Identity Politics in a Liberal Democracy

Sheri Berman
4 September 2018

After the 2016 election Democrats were left to ponder: what went wrong and what was to be done? Of the many interventions that followed, perhaps none generated as much debate as Mark Lilla’s. First in an op-ed and then a book, Lilla took the left and the Democrats to task for losing their way, and thereby facilitating the radicalization of the Republican Party and the election of Donald Trump. Despite making clear that his goal was reversing these developments, Lilla became “the liberal who counts more enemies on the left than right.” Indeed, one of Lilla’s own colleagues at Columbia went so far as to accuse him in the Los Angeles Review of Books of “contributing to the same ideological project as David Duke”—the latter “cloaked in a KKK hood,” the former “in an academic gown”; both were merely a doctrine of “white supremacy.” These are extreme and serious charges, yet were neither widely condemned on the left, nor was the disparagement and disrespect reflected in them unusual. What, exactly, had Lilla done to call forth such venom? And what does the controversy over The Once and Future Liberal say about the contemporary left and the future of American democracy?

 

The Once and Future Liberal begins by noting that while many were shocked by the 2016 election, the Republican Party had been radicalizing and accumulating political power for a long time. As Lilla correctly points out, large “swaths of the country [have become] thoroughly dominated by the radical Republican right,” leaving “certain federal laws and even constitutional protections… practically speaking a dead letter,” and rendering minorities and other disadvantaged groups “more vulnerable than they otherwise would be.” It is impossible to understand how and why this has happened, Lilla argues, without paying attention to the rise of “identity politics.”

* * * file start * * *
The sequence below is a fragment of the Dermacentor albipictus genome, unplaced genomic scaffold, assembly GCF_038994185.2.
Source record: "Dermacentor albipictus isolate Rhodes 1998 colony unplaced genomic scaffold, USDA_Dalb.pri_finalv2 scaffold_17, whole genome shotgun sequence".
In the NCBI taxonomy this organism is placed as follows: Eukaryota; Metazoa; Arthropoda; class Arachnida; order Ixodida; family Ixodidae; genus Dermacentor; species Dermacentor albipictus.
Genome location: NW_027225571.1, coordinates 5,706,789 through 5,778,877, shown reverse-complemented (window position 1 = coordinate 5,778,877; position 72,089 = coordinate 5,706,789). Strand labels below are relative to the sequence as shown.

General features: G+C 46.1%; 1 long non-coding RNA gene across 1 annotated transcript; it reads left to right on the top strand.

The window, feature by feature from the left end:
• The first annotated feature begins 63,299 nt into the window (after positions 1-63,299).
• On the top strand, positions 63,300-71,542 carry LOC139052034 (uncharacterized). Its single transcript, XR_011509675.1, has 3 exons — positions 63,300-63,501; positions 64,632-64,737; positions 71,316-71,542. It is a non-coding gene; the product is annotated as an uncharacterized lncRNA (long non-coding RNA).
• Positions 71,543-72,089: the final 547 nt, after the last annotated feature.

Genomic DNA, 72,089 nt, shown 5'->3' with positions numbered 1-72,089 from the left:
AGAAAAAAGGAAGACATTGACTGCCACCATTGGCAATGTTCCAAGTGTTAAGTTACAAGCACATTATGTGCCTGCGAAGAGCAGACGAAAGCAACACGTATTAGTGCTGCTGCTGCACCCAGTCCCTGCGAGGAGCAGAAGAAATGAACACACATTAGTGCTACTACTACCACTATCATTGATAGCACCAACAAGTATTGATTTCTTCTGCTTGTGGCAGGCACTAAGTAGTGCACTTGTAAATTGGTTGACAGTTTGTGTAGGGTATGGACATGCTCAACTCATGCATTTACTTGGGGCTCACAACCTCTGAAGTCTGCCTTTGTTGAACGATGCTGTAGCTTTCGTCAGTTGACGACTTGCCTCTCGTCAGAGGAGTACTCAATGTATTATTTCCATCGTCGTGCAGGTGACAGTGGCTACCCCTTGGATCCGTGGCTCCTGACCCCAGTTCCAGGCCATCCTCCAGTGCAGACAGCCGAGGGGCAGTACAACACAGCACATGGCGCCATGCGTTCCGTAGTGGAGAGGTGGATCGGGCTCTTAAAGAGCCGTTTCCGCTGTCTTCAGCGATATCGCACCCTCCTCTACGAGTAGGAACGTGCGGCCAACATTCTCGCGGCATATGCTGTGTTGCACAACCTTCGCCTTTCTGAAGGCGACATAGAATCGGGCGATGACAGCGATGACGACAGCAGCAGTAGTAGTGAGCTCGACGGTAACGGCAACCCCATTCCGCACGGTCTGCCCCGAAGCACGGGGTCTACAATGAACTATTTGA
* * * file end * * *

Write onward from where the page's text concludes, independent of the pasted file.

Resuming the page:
It is important to stop here and take a breath. Critiquing “identity politics” for Lilla does not mean denigrating or downplaying the demands and concerns of minority groups or privileging those of the white working class. Instead, what Lilla refers to as “identity politics” is a worldview that treats individuals as members or representatives of particular groups, and thus treats group identity, rather than a shared American identity, as primary. Accompanying this worldview is a particular style of politics which mobilizes voters around group characteristics like race, gender or sexuality, rather than (non-ascriptive) characteristics like party, ideology or class. Lilla argues this type of identity politics is corrupting and counterproductive.

 

First, Lilla argues it is anti-liberal, since it defines individuals on the basis of the group (or groups) they belong to and judges their views and behavior accordingly. As Andrew Sullivan put it, “we used to call this bigotry. Now we call it being woke.” Second, it is anti-intellectual because it hinders engaging with or even understanding groups outside one’s own. For example, Lilla writes that

an earlier generation of women might have learned that women as a group have a distinct perspective that deserves to be recognized and cultivated and distinct needs that society must address. Today the theoretically adept are likely to be taught … that one cannot generalize about women since their experiences are radically different, depending on race, sexual preference…and so on.